REVIEW: Improvengers Assemble

Peter Curry and Luke Dell think this show provides an intriguing window into the baffling minds of the Cambridge Impronauts.

| UPDATED ADC Cambridge cambridge impronauts Corpus Playrooms

Upon entering the Corpus Playroom, I did not entirely know what to expect from the Cambridge Impronauts’ latest comedy sketch-show, ‘Improvengers Assemble’, other than the fact that it would be very random: I certainly was not disappointed on that front.

A receptionist illuminati, ferret-mind-control and chess boxing were just some of the wacky inventions that came out of opening night, and I have no doubt that these oddities will continue for the rest of the show’s run.

Out of the cast, dedicated performances came from the director, Edward Elcock, as well as Joel Lipson, who both threw themselves into their various roles with tremendous energy and made the audience laugh with their clever one-liners. Michael Conterio and Alex O’ Bryan-Tear were also strong throughout.  Ben Dobson and Jack Lawrence appeared slightly reserved and a little nervous to start with, but they did eventually get into the spirit of things.

Jack Lawrence in Improvengers Assemble

It would be wrong not to mention Toby Marlow as well, whose excellent piano-playing helped to add a great atmosphere to the performance. James Gard and Peter Cuthbert also did a very good job with the shows improvised lighting. The venue too was well chosen, particularly for its intimacy and opportunities for audience interaction – an element sadly not quite used to its full potential.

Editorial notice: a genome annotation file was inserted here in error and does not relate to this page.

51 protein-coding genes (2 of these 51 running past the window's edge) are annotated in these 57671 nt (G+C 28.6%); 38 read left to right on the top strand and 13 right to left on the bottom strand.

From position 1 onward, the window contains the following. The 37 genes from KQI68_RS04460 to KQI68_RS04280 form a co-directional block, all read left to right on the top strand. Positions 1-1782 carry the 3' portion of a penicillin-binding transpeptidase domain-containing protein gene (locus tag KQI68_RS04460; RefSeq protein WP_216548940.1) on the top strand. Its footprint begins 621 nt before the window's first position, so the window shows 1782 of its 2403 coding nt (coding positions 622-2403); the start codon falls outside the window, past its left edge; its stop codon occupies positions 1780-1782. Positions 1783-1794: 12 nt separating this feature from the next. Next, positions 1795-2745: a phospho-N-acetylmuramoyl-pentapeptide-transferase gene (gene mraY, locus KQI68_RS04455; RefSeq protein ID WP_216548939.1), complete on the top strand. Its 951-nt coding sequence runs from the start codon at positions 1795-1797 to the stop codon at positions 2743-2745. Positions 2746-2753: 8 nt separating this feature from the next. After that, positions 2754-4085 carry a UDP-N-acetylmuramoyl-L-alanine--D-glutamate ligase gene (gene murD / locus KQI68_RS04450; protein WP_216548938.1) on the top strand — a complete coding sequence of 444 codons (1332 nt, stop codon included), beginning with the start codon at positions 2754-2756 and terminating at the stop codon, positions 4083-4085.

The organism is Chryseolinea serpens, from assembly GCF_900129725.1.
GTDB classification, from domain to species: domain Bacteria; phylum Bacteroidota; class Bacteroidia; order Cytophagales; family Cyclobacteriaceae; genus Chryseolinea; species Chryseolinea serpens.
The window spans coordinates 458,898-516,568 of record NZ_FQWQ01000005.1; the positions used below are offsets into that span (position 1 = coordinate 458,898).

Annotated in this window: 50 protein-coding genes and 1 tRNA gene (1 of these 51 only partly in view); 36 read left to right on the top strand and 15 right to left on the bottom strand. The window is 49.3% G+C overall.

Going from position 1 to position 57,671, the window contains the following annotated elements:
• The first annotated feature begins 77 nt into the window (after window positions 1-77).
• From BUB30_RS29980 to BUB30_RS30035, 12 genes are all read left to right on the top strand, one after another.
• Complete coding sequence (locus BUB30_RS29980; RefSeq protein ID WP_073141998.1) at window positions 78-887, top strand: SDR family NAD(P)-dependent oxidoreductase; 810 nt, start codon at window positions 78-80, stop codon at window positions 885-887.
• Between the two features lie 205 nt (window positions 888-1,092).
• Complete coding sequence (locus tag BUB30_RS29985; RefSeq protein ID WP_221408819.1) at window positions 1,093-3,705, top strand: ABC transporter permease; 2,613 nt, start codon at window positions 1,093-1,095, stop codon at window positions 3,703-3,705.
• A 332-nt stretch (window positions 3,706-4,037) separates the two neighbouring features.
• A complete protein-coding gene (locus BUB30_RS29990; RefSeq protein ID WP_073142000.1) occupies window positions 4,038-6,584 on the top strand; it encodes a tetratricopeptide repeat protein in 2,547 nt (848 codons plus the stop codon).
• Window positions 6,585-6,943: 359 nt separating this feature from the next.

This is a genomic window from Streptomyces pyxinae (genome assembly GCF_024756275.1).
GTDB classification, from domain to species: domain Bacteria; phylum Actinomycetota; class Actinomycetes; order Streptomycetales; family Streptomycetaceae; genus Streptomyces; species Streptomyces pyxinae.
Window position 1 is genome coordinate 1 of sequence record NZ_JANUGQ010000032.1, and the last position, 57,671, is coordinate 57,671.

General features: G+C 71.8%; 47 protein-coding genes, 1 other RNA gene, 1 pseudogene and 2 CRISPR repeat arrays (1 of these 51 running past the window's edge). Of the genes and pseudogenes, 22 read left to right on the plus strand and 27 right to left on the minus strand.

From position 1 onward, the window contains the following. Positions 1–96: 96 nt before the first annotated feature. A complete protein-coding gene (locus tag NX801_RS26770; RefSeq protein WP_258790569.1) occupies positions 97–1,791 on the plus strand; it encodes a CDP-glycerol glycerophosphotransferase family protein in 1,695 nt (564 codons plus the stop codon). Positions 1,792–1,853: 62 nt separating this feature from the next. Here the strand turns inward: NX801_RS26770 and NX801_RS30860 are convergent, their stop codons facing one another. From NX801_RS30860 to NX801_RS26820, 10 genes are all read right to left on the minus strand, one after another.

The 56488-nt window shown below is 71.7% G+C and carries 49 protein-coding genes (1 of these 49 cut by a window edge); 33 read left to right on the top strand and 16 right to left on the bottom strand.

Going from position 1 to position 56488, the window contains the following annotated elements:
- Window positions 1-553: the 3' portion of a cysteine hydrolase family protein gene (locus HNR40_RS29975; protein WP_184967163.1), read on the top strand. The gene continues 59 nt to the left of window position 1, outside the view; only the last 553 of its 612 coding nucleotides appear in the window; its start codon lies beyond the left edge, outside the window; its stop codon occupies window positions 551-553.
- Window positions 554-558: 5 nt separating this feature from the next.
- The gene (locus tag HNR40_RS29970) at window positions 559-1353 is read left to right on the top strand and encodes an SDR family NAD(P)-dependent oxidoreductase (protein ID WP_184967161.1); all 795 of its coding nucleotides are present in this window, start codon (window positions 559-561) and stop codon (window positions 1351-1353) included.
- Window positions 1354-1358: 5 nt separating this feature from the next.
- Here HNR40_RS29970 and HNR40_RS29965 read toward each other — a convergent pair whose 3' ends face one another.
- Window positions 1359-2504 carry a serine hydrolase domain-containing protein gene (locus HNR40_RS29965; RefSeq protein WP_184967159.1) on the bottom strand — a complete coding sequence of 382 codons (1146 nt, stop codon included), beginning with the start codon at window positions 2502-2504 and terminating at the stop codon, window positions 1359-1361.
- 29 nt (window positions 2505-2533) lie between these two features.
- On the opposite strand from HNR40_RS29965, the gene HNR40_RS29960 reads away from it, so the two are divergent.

In spite of this I could not help but feel that much of the comedy was aimed at a younger audience. There were no laugh-out-loud moments and the crowd were often left baffled at the sheer ludicrousness of what was going on in front of us. It was in this way that the Impronauts lost me last night: it seemed at times that even they were getting confused over their own concocted plot, ultimately resulting in a slightly unusual, but nonetheless unsatisfactory, ‘it was all a dream’ ending.

Joel Lipson in Improvengers Assemble

The superhero theme was also forgotten pretty quickly (along with the audience suggestion that the plot was to be based on the recent AntMan film), with last night’s action revolving around some unusual dream experiment rather than a crime-fighting protagonist. Sure there were villains, plenty of villains, but that was about the closest that the Impronauts got to the superhero theme.

Regardless, the Impronauts cleverly used flashbacks and dream sequences to flesh-out their story, even if it did just seem to make an already random sketch even more so.

Michael Conterio in Improvengers Assemble

Improvised comedy appears to me to be an acquired taste, one that I myself do not seem to have quite latched onto yet. But it might just have been a case of first-night-nerves, and with a different superhero being randomly chosen by members of the audience each night, you never know what to expect.

I hope that the Impronauts are more successful with their storytelling and character-development in future performances.

3/5 stars